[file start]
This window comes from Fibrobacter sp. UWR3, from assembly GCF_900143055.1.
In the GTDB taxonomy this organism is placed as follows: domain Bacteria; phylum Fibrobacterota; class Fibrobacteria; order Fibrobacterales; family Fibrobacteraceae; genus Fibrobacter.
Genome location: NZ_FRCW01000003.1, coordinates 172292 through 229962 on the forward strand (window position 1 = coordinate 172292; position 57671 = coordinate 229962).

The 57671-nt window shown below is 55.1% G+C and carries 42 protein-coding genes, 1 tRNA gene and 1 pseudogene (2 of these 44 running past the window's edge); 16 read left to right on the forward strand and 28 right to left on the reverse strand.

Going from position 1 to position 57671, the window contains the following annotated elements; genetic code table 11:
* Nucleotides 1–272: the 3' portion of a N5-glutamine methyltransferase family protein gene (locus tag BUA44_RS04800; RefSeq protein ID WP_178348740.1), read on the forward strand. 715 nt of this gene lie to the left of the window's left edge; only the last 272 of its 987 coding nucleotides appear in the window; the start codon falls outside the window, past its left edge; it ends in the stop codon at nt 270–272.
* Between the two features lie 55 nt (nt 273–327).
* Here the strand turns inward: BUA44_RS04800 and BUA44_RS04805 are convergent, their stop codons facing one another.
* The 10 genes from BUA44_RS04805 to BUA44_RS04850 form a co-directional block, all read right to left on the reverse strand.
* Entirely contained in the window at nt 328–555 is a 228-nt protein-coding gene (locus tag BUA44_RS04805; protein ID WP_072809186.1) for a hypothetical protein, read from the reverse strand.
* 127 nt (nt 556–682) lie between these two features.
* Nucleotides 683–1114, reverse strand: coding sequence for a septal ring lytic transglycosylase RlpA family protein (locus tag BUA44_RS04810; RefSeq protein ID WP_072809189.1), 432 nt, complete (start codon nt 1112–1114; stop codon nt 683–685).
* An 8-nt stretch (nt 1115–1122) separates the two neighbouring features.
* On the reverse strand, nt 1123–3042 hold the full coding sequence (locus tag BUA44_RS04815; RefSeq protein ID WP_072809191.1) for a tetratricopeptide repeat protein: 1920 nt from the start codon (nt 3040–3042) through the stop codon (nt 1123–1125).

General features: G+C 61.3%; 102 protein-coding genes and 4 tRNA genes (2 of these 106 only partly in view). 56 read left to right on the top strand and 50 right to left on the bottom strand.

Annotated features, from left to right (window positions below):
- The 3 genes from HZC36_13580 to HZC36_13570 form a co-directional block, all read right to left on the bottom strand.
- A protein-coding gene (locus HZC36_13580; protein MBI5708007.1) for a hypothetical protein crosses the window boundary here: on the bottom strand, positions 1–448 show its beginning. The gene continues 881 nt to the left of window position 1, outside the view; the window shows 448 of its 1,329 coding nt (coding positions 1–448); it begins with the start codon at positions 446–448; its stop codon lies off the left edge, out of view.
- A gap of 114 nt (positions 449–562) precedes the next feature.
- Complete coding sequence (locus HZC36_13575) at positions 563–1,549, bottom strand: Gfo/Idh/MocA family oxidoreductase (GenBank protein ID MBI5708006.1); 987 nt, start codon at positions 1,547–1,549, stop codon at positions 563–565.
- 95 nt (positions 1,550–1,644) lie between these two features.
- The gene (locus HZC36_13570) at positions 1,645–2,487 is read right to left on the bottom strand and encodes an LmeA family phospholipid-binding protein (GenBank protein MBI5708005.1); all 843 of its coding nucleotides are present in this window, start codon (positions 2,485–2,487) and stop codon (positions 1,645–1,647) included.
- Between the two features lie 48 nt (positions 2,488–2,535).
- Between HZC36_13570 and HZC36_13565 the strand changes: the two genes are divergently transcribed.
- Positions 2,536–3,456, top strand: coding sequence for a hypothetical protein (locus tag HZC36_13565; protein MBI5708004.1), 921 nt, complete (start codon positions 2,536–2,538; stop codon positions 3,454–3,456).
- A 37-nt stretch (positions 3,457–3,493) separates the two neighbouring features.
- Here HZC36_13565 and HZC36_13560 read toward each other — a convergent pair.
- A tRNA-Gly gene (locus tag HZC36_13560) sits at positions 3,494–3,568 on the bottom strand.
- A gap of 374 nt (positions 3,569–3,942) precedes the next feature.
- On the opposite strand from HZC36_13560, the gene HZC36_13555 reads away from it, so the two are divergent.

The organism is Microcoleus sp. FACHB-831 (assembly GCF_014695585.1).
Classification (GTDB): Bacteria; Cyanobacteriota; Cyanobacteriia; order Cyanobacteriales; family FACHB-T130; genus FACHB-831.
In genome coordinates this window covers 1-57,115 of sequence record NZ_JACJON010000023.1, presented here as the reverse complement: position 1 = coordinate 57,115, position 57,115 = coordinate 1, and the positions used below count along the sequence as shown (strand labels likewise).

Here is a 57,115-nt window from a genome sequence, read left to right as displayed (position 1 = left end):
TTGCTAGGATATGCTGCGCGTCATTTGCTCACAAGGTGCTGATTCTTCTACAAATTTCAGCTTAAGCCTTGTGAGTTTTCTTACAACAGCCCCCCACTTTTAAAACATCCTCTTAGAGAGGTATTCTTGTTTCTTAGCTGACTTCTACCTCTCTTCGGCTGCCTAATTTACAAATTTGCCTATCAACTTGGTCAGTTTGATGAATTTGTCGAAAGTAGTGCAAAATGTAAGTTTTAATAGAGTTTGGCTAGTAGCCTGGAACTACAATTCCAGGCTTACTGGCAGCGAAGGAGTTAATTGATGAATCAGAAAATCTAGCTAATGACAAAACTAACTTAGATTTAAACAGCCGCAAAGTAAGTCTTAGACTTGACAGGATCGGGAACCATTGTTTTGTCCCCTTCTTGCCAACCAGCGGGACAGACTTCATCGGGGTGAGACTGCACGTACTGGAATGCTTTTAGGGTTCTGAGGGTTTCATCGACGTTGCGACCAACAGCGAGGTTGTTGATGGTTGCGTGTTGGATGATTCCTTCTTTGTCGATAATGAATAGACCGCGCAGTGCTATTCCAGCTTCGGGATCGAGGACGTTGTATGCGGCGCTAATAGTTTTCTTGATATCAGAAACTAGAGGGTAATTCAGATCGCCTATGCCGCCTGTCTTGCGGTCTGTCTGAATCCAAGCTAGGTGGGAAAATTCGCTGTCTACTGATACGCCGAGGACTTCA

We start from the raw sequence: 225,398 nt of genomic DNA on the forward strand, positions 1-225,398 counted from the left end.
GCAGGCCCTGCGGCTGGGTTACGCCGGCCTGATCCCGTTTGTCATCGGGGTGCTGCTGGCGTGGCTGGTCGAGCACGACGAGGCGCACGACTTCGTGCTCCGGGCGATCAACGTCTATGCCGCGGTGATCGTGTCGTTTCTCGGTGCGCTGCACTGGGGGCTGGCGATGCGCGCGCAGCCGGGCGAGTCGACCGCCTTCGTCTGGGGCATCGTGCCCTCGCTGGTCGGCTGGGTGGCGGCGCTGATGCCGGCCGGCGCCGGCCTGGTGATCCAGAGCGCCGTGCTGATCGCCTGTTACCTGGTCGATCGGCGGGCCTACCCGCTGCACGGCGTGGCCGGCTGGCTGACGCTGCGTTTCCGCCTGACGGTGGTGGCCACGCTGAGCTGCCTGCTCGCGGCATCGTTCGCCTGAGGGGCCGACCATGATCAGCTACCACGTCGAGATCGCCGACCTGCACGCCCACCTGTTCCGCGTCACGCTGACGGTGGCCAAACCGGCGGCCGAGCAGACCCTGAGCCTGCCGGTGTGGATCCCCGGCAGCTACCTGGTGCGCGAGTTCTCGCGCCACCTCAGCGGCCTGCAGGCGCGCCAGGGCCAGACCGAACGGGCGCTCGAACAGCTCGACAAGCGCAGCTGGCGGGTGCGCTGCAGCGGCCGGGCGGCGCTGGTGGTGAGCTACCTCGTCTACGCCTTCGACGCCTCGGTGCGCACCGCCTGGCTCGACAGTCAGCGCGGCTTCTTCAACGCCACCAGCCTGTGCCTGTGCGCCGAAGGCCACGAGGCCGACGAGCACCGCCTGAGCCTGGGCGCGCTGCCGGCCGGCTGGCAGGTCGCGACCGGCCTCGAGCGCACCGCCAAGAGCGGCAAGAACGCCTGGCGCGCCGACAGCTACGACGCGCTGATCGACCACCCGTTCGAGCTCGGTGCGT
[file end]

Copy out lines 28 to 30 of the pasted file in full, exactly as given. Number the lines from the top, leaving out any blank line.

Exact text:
- A tRNA-Gly gene (locus tag HZC36_13560) sits at positions 3,494–3,568 on the bottom strand.
- A gap of 374 nt (positions 3,569–3,942) precedes the next feature.
- On the opposite strand from HZC36_13560, the gene HZC36_13555 reads away from it, so the two are divergent.